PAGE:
or pulmonary or systemic hypertension. Careful positioning of Diarrhea/ Dehydration
patients during delivery is important due to associated contrac- malabsorption Coagulopathy (vitamin
tures and restrictive skin changes. Patients should be kept warm K deficiency)
in order to reduce symptoms of the Raynaud phenomenon. Renal Renal Proteinuria Confusion with
function should be monitored in patients with renal insufficiency. diagnosis of
Moore and coworkers122 reported an interesting case of obstruc- preeclampsia
tive uropathy resulting from uterine enlargement within a non- Renal insufficiency Altered drug handling
compliant abdomen. Malignant Risk of end-organ
Elective C/S may be required if fibrosis of perineum and cervix hypertension damage
prevents vaginal delivery.123 Wound healing may be problematic NS Peripheral/cranial Full neurological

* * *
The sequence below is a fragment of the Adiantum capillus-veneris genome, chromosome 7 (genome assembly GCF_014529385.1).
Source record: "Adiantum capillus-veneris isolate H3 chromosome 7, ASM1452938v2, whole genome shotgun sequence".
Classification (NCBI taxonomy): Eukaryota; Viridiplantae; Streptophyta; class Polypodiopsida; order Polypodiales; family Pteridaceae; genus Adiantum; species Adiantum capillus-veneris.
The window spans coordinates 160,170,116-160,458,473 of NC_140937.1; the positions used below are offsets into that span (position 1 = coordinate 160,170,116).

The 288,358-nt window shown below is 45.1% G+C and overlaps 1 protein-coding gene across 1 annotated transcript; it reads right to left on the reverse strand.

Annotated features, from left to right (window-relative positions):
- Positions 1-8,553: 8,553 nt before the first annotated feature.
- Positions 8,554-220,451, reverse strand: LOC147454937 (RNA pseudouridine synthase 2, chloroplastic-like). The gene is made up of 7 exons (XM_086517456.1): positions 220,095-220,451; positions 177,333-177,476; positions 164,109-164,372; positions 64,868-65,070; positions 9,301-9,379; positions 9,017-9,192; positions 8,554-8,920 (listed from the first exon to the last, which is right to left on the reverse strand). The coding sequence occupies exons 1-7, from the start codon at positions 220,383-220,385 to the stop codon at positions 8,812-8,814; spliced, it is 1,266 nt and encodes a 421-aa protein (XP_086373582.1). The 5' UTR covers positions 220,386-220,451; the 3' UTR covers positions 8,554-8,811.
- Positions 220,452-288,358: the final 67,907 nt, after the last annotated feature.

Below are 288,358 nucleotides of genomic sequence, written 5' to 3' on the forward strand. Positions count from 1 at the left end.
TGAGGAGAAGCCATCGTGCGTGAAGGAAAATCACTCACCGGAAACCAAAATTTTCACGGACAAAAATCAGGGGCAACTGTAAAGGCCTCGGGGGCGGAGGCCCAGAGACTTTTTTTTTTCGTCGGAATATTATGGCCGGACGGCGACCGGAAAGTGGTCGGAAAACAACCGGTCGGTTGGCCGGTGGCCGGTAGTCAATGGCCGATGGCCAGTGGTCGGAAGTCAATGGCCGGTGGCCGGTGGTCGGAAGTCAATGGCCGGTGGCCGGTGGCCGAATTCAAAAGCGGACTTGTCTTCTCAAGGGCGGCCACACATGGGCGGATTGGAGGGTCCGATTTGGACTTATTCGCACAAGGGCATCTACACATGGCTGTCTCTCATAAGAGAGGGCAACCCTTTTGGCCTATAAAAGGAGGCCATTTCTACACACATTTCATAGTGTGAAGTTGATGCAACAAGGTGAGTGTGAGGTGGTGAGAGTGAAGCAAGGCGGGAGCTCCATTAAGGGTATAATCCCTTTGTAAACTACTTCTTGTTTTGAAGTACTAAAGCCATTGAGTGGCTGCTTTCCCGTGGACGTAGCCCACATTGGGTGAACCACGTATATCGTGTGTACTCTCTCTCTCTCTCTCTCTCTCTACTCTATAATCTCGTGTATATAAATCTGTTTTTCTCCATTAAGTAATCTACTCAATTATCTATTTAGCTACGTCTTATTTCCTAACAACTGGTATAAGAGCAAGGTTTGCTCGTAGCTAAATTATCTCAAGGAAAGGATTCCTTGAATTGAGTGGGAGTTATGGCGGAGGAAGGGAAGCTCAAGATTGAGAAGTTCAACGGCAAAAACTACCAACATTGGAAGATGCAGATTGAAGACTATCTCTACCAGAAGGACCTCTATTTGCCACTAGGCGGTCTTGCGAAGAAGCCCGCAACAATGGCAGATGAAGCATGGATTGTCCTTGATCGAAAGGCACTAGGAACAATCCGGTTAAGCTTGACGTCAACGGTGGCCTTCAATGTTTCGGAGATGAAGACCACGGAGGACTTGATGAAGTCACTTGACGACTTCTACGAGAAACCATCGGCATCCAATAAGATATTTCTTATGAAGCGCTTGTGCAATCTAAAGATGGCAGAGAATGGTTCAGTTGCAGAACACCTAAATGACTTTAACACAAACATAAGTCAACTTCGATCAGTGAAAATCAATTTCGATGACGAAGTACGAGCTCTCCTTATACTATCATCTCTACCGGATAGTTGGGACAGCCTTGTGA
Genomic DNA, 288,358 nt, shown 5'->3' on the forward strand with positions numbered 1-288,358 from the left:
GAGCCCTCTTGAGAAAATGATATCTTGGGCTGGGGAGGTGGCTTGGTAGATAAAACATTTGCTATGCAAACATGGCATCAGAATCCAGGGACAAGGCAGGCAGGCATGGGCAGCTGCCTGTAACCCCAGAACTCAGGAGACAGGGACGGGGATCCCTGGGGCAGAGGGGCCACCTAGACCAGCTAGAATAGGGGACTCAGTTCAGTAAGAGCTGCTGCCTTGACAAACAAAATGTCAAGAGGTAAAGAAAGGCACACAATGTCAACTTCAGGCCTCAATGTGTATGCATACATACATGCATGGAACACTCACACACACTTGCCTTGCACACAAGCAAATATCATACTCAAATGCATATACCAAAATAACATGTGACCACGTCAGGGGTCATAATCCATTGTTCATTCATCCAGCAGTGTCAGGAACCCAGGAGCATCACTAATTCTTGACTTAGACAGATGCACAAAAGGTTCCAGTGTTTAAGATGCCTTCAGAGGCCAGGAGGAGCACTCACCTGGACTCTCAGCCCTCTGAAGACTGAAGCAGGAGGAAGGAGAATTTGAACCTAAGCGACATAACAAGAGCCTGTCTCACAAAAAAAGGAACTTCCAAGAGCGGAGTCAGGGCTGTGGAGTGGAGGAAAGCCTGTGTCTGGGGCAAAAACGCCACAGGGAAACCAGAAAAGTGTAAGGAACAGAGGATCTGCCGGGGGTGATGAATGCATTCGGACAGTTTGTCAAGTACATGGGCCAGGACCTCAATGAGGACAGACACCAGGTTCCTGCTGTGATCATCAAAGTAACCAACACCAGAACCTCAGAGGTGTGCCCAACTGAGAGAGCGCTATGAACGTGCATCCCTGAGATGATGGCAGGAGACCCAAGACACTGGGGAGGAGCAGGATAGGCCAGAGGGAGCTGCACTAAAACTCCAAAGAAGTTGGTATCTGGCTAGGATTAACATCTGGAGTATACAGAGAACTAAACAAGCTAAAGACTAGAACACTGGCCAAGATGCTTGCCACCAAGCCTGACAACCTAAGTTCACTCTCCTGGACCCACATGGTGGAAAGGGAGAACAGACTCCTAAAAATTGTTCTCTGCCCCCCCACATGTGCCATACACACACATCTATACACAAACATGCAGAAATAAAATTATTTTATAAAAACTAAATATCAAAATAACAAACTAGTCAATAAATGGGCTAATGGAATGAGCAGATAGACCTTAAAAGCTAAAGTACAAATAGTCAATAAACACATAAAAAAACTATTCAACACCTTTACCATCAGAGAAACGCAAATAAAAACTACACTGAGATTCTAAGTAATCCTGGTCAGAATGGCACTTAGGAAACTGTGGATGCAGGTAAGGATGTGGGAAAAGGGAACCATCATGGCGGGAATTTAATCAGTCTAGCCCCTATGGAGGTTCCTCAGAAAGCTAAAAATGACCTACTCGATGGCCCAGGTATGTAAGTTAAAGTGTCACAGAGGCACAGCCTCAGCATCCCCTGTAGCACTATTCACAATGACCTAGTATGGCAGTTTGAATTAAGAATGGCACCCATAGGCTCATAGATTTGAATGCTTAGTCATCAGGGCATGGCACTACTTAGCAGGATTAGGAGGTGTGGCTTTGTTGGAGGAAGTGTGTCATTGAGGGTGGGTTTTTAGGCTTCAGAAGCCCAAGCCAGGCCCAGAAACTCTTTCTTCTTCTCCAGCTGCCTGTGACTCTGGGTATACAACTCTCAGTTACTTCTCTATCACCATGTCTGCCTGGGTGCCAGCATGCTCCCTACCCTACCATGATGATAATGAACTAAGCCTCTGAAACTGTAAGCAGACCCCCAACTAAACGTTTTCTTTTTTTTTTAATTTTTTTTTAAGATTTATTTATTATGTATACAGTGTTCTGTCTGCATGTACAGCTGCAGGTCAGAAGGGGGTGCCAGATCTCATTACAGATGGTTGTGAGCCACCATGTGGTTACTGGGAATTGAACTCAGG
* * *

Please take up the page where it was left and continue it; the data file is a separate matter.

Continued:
in patients with advanced disease and in those on corticosteroids, neuropathy evaluation needed
and a careful operative technique to promote healing is impor- prior to regional
tant. Patients with significant cardiovascular, pulmonary, or renal anesthesia
compromise would benefit from observation in a high depen- MS Arthritis Adequate padding/
dency setting in the postpartum period. Myopathy careful patient
Contractures positioning

Anesthetic management CVS ¼ cardiovascular; GIT ¼ gastrointestinal tract; PVR ¼ pulmonary
vascular resistance; NS ¼ nervous system; MS ¼ musculoskeletal
Patients should be reviewed early in pregnancy so that organ
system
involvement can be evaluated and anesthetic strategies formu-
lated. Anesthetic implications and problems of scleroderma are



417
5 Other disorders


Antiphospholipid syndrome
described in Table 23.12. Venous access may be difficult due to
cutaneous changes and central venous catheterization may be
Antiphospholipid syndrome (APS) is an autoimmune disorder char-
necessary. Noninvasive BP monitoring is the preferred technique,
acterized by medium to high titers of antibodies directed against
as arterial cannulation may induce vasospasm and distal necro-